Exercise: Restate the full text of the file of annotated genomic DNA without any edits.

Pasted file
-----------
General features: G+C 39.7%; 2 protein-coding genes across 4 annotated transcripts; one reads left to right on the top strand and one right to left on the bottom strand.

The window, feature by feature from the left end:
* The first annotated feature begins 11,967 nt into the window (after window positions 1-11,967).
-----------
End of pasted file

General features: G+C 39.7%; 2 protein-coding genes across 4 annotated transcripts; one reads left to right on the top strand and one right to left on the bottom strand.

The window, feature by feature from the left end:
* The first annotated feature begins 11,967 nt into the window (after window positions 1-11,967).